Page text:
The Florida Department of Agriculture and Consumer Services involves a lot more than crops and cattle. The agriculture commissioner also oversees gun permits, consumer complaints, gas pumps — and sits on the powerful Florida Cabinet, whose duties include restoring felons’ rights.
Four candidates are in the Republican primary, three from longtime Florida farming families and one a retired U.S. Army colonel. All laud the Second Amendment, rap NAFTA and balance environmental concerns with the needs of agriculture.
The Post endorses state Sen. Denise Grimsley, 58, of Sebring, who brings the most varied background and who outlines the most detailed plans, spelled out in an e-book on her website. She has run her family business, a citrus and cattle enterprise with 10 convenience stores and gas stations – all affected, in one way or another, by the department she wants to head.
A former trauma nurse, Grimsley became a state representative for eight years, including two as top budget negotiator. She has an MBA from the University of Miami and is now a vice president of Florida Hospital in Wauchula. Meaning, she has executive experience and knowledge of both public and private finance.
She gives the performance of the current commissioner Adam Putnam an “A” for making the department “very consumer friendly.” As for Putnam’s conspicuous failure to conduct national background checks on concealed-carry permits for over a year, Grimsley vows to conduct a full audit of department procedures.
Her rivals are State Rep. Matt Caldwell, 36, of North Fort Myers, a real estate appraiser whose family has a background in Florida farming; former state Rep. Baxter Troutman, 51, of Winter Haven, a citrus farmer whose family also owns a cattle farm; and retired Col. Mike McCalister, of Plant City, who owns and operates a small tree farm. Troutman and McCalister did not meet with the Editorial Board.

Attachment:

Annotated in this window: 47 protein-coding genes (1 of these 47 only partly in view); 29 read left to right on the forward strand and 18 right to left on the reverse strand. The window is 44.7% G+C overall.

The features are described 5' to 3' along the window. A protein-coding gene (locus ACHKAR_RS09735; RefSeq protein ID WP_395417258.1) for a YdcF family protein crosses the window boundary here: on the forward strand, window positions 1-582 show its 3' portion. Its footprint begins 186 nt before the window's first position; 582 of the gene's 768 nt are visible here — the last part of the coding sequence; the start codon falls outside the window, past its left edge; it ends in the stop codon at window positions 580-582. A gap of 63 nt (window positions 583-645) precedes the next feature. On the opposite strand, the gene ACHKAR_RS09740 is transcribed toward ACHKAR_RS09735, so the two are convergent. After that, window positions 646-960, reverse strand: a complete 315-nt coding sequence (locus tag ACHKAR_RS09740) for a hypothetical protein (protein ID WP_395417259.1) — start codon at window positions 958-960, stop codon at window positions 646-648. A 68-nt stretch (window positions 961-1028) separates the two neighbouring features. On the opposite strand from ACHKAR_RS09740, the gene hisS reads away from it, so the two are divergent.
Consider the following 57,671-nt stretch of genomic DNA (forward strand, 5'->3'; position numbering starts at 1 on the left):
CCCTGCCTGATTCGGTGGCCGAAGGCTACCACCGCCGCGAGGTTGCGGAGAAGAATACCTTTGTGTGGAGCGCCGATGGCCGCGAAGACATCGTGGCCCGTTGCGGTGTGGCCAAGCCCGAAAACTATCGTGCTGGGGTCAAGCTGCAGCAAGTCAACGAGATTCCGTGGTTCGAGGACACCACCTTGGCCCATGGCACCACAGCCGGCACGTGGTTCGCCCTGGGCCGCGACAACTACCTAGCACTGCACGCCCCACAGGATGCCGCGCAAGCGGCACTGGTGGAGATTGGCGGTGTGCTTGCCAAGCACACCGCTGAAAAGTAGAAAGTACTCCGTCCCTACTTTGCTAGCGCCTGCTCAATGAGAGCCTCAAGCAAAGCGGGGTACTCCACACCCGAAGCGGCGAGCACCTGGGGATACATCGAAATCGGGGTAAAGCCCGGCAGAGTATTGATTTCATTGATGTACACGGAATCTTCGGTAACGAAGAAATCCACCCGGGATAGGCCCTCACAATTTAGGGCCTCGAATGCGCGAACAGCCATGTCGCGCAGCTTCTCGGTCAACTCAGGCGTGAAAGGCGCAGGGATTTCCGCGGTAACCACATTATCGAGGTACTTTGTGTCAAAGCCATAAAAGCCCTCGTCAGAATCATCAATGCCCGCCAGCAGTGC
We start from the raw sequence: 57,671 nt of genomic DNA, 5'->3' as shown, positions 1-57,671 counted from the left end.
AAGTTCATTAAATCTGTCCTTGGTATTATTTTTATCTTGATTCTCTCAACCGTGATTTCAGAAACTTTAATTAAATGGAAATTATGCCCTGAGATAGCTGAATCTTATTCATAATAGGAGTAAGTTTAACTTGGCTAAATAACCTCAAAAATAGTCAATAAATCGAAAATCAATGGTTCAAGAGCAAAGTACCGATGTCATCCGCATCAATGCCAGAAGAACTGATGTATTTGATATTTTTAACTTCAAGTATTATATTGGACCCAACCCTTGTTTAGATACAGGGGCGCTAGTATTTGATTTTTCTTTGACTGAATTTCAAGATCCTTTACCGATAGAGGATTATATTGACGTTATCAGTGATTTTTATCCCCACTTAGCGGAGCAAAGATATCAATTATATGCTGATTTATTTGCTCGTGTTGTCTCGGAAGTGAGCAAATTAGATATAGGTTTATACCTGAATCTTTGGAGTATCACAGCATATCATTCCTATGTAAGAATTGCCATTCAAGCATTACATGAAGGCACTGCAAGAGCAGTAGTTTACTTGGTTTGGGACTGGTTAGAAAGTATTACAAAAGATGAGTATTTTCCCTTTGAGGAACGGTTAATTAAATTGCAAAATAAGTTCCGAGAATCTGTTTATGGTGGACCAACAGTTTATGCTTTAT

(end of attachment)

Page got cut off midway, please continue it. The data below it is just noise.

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The three candidates in the Democratic primary are based in South Florida. Roy David Walker, 33, is president of the South Florida Audubon Society and a former biological scientist and researcher. Jeffrey Porter, 58, is the mayor of his native Homestead, a city with a strong agricultural component.
Our endorsement goes to Nicole “Nikki” Fried , 40, a Fort Lauderdale advocate and former public defender who is running, she says, because she saw firsthand how state lawmakers “failed the people with medical marijuana.”
Fried brings energy, intelligence and a bevy of fresh ideas. For example, she backs legalizing recreational marijuana and cultivating industrial hemp to boost the agriculture sector and yield new billions in taxable revenue.
She vows to use the department’s legal department to crack down on fraud and do-not-call registry violations. “The consumer protection component has been completely neglected for around 20 years,” she told the Editorial Board.
A former University of Florida student body president who later headed a felony division juggling 1,500 cases, Fried says she has the management skills to realize her ambitions to address citrus greening, algae blooms, low-income-area food deserts, water conservation and climate change.
Read all of The Post’s endorsements online at www.MyPalmBeachPost.com/2018-endorsements.